12 December: On Writing the Past Backwards (London)
Matthew Johnson FSA will give this year's UCL Institute of Archaeology Gordon Childe Lecture, which will be held in association with TAG 2019 and will take place the day before the conference opens. While there is much written on how time is socially embedded, says Johnson, there is little on the reversal of time. He is writing a book on English landscapes in the context of the north Atlantic. It spans the second millennium CE, and works backwards, from New World colonial encounters, to interactions with Scotland, Wales, and Ireland, back to medieval infrastructure and beyond. He will discuss the challenges of his project. Details online.
 
12 December: Theories of Landscape Appreciation (London)
What makes one landscape preferred over another? David Jacques, landscape historian and conservationist, will be launching his book Landscape Appreciation – Theories since the Cultural Turn at the Alan Baxter Gallery for ICOMOS-UK's Annual Christmas Lecture. The book is not a polemic in favour of any particular theory, but critiques the many theories seen over the last half century, covering post-war aesthetics to ‘environmental’ ones with a balanced, didactic approach. Details online.

15 January 2020: Herbariums and Garden History: the Fulham Palace Experience (London)
Mark Spencer, Honorary Curator at the Linnean Society of London, will talk in a series of Gardens Trust lectures. Research of herbariums at the Natural History Museum and at Oxford have revealed overlooked plants that were once grown in the almost entirely lost late 17th-century garden of Bishop Compton at Fulham Palace. This helped the Fulham Palace Trust re-envisage this garden during their recent restoration project. For further details contact Sally Jeffery FSA: sally.jeffery2@gmail.com or 07817 128147, and see online.
 
18 January: New Insights into 16th- and 17th-Century British Architecture (London)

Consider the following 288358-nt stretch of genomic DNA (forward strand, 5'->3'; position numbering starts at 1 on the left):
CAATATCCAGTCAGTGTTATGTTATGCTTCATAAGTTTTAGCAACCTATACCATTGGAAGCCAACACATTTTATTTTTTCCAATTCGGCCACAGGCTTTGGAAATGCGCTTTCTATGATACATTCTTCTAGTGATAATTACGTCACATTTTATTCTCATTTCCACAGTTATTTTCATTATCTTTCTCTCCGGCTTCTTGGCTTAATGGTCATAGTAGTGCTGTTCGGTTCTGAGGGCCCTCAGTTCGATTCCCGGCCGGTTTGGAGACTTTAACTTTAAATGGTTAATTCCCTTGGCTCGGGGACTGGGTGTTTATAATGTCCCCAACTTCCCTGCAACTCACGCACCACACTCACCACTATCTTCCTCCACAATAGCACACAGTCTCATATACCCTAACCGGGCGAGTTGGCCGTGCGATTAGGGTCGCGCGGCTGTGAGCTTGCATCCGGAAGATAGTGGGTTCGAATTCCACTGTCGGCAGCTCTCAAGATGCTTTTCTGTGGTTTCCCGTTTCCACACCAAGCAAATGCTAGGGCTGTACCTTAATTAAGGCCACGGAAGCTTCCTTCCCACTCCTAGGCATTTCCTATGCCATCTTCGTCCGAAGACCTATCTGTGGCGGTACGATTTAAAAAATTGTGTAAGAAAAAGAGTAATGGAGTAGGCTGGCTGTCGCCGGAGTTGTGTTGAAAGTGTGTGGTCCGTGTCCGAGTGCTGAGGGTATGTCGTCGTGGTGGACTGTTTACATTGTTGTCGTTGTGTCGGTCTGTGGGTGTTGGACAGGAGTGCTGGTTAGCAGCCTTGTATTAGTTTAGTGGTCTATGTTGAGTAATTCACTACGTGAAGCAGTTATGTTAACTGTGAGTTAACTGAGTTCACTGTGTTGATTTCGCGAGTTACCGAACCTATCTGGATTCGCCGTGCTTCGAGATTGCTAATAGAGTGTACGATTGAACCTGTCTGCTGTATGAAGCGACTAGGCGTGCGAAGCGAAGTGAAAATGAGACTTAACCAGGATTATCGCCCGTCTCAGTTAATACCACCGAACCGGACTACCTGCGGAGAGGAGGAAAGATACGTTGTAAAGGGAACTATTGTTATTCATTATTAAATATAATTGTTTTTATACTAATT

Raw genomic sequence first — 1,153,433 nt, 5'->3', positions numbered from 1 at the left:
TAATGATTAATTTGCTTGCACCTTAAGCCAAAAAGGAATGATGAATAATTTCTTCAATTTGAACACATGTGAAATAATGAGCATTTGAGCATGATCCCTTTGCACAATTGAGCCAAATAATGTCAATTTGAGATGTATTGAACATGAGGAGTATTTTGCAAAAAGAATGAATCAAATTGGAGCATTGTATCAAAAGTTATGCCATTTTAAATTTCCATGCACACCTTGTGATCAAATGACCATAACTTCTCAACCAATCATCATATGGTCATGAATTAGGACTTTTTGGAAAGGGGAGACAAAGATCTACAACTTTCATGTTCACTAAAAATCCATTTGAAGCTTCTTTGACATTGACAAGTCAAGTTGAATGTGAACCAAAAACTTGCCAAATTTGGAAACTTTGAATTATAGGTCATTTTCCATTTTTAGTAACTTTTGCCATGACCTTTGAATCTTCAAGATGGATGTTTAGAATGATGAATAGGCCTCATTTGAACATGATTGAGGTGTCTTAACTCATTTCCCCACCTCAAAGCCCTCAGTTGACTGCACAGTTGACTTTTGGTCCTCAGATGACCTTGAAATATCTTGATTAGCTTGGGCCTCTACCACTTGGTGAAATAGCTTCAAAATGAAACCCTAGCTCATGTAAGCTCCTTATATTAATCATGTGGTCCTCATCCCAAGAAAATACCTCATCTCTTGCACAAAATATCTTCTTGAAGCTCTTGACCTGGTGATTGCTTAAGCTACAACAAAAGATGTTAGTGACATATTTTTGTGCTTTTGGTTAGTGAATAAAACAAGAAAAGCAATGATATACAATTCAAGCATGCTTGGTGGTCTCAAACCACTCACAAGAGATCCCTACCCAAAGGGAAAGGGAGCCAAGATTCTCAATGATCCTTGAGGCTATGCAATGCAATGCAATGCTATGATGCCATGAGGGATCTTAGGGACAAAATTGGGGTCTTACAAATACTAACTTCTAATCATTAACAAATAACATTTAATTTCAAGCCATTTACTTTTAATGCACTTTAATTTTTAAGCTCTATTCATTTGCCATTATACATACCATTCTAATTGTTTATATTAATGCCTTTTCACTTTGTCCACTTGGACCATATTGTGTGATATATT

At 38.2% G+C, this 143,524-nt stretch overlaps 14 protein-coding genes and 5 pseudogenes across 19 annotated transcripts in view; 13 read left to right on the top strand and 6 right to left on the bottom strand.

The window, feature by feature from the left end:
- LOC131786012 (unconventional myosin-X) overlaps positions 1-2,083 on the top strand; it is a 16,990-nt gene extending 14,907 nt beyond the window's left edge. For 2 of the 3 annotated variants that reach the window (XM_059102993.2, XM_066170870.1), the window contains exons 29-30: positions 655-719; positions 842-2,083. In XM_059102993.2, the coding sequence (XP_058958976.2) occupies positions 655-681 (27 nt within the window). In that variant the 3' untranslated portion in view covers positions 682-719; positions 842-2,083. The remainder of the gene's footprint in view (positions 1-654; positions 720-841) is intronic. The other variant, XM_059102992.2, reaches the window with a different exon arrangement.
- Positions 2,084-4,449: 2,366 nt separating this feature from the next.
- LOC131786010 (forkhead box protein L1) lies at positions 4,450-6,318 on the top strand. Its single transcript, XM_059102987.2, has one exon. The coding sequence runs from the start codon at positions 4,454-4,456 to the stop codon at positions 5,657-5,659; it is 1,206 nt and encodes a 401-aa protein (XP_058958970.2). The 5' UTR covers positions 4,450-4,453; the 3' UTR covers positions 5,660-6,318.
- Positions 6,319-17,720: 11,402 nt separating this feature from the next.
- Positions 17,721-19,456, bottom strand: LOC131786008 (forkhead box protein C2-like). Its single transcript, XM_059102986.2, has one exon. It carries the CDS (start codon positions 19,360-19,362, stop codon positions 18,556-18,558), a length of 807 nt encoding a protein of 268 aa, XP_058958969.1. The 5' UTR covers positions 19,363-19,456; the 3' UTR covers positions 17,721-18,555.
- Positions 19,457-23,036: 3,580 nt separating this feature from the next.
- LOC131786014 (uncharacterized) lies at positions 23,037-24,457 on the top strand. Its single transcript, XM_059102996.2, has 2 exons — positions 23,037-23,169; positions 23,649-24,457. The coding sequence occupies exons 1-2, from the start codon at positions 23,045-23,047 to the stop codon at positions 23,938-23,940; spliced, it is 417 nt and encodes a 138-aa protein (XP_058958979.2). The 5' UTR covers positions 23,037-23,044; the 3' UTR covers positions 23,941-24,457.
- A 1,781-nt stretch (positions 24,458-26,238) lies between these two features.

The 10th conference on New Insights into 16th- and 17th-Century British Architecture will be held at the Society of Antiquaries, and is organised by Paula Henderson FSA and Claire Gapper FSA, who will be speaking with, among others, Maurice Howard FSA, Paul Drury FSA and Adam Menuge FSA. Details online, or email henderson.paula@comcast.net or claire.gapper@btinternet.com.
 
18 January: Fifty Years of Archaeology at Rewley House (Oxford)
This day school will look back at a half century of archaeology at Rewley House, to assess and celebrate the department’s achievements, discussing in particular its involvement in field archaeology from the training excavation at Middleton Stoney in the 1970s through to its recent and current community archaeology work in East Oxford and Appleton. In addition, present and former directors of archaeological studies, alongside others who have played significant roles in Rewley House archaeology, will talk about their work with the department. Speakers include Malcolm Airs FSA, Anne Dodd FSA, David Griffiths FSA, Tom Hassall FSA, Gill Hey FSA, Gary Lock FSA and Trevor Rowley FSADetails online.

27 January: From Nature: Jean-Baptiste Oudry and the Taste for Landscape Paintings under Louis XV (London)
Camilla Pietrabissa, Associate Lecturer, Bocconi University, Milan, will talk in the Wallace Collection’s 2020 History of Collecting seminar series. Details online.
 
29 January: Nicholas Leate (1569-1631) ‘a worthy merchant and a lover of all faire flowers’ (London)
David Marsh, independent researcher, will talk in a series of Gardens Trust lectures. Nicholas Leate was a Jacobean merchant and plant collector who combined involvement in national and civic politics with a love of plants. He was the brains behind Moorfields, and was a friend of Gerard and Parkinson supplying both with new plants. His story serves as a good example of how garden history fits into the wider social and cultural context. For further details contact Sally Jeffery FSA: sally.jeffery2@gmail.com or 07817 128147, and see online.
 
31 January: Places of Worship in Britain and Ireland: Prehistoric and Roman (Oxford)
A long-running series of weekends at Rewley House on Places of Worship in Britain and Ireland returns to the beginning, and examines evidence for prehistoric and pre-Christian Roman places of worship. Speakers include Kenneth Brophy FSA, Tim Darvill FSA, Chris Gosden FSA, Seren Griffiths FSA, Martin Henig FSA, Fraser Hunter FSA, Tony King FSA and John Pearce FSA. Details online.
 
8 February: Belonging and Not Belonging – An Art History Day School (Bristol)
Peter Wakelin FSA, Curator of Refuge and Renewal: Migration and British Art at the Royal West of England Academy of Art, Bristol (14 December–1 March 2020), will lead a tour and discussion of an exhibition that explores the influence of 1930s and 40s émigrés from eastern and central Europe, examining how they were perceived by their peers in Britain and the extent to which their influence excited or inspired new art. Details online.